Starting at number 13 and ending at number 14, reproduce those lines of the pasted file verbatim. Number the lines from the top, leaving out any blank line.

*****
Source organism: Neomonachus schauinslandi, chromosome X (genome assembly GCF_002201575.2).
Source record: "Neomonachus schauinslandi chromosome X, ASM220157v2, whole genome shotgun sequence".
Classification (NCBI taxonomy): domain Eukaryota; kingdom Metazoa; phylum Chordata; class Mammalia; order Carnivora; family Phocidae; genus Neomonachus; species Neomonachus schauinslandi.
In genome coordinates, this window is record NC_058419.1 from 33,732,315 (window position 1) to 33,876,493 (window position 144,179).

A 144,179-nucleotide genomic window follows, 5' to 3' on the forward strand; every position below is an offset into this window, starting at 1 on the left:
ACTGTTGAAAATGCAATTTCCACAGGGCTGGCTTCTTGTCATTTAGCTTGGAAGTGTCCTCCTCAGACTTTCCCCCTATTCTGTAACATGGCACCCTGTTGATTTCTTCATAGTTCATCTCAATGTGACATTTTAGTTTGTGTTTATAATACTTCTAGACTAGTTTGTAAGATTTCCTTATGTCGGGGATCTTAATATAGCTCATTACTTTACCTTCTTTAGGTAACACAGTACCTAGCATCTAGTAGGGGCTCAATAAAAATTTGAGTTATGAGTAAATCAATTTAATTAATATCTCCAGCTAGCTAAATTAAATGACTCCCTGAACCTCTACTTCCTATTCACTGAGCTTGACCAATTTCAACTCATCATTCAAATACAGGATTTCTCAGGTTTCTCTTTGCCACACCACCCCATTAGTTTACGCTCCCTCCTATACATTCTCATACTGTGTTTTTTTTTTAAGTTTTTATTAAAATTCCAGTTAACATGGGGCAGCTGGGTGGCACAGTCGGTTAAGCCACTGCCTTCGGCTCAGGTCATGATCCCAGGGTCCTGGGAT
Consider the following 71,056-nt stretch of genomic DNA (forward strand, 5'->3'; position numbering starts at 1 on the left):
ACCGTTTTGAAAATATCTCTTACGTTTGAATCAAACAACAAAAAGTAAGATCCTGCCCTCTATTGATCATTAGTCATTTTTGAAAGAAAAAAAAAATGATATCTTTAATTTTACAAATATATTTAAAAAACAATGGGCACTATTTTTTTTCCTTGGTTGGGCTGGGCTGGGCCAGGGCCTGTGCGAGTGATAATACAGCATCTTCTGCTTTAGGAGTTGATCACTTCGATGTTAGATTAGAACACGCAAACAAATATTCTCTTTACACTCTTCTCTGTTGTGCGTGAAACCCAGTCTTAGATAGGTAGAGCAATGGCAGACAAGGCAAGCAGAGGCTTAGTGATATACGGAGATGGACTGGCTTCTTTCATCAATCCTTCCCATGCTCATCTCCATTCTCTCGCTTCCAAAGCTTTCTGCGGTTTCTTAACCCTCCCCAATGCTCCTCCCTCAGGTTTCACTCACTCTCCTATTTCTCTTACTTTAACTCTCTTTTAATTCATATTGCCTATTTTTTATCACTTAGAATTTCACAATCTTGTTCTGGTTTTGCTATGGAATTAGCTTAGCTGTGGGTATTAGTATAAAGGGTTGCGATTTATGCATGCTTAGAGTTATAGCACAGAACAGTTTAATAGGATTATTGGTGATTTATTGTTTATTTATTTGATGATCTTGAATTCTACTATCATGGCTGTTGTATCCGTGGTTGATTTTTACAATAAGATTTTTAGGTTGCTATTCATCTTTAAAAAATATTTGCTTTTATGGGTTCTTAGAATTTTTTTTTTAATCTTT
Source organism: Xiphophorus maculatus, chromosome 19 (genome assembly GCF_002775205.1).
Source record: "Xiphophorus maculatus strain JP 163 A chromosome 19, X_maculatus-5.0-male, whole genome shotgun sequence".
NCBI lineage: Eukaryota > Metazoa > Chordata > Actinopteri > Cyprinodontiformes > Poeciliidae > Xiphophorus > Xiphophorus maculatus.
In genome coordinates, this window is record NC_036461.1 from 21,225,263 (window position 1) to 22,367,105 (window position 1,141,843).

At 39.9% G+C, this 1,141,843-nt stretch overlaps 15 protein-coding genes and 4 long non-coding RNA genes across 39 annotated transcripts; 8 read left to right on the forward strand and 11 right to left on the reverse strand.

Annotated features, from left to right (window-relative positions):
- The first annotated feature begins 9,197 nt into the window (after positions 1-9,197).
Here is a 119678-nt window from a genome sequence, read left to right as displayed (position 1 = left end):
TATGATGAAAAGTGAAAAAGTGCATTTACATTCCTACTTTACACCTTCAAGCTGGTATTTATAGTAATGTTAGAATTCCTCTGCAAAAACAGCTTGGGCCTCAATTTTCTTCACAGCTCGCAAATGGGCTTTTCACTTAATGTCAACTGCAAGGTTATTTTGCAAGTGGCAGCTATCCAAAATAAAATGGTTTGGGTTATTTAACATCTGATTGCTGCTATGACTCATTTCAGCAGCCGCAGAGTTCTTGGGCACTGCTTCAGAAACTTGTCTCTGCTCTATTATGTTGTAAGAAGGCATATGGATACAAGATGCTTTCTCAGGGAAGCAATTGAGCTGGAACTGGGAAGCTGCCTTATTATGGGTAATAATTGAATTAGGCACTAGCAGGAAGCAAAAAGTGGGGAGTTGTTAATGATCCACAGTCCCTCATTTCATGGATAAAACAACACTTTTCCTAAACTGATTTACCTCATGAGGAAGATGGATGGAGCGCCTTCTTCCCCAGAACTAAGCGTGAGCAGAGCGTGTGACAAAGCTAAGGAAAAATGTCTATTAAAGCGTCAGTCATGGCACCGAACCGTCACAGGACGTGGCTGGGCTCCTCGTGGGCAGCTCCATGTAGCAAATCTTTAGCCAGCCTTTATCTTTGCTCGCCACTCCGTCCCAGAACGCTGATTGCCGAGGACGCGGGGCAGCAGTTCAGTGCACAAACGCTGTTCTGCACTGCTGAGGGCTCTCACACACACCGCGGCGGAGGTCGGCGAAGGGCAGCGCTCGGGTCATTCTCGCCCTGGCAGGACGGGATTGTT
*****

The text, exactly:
At 39.9% G+C, this 1,141,843-nt stretch overlaps 15 protein-coding genes and 4 long non-coding RNA genes across 39 annotated transcripts; 8 read left to right on the forward strand and 11 right to left on the reverse strand.

Annotated features, from left to right (window-relative positions):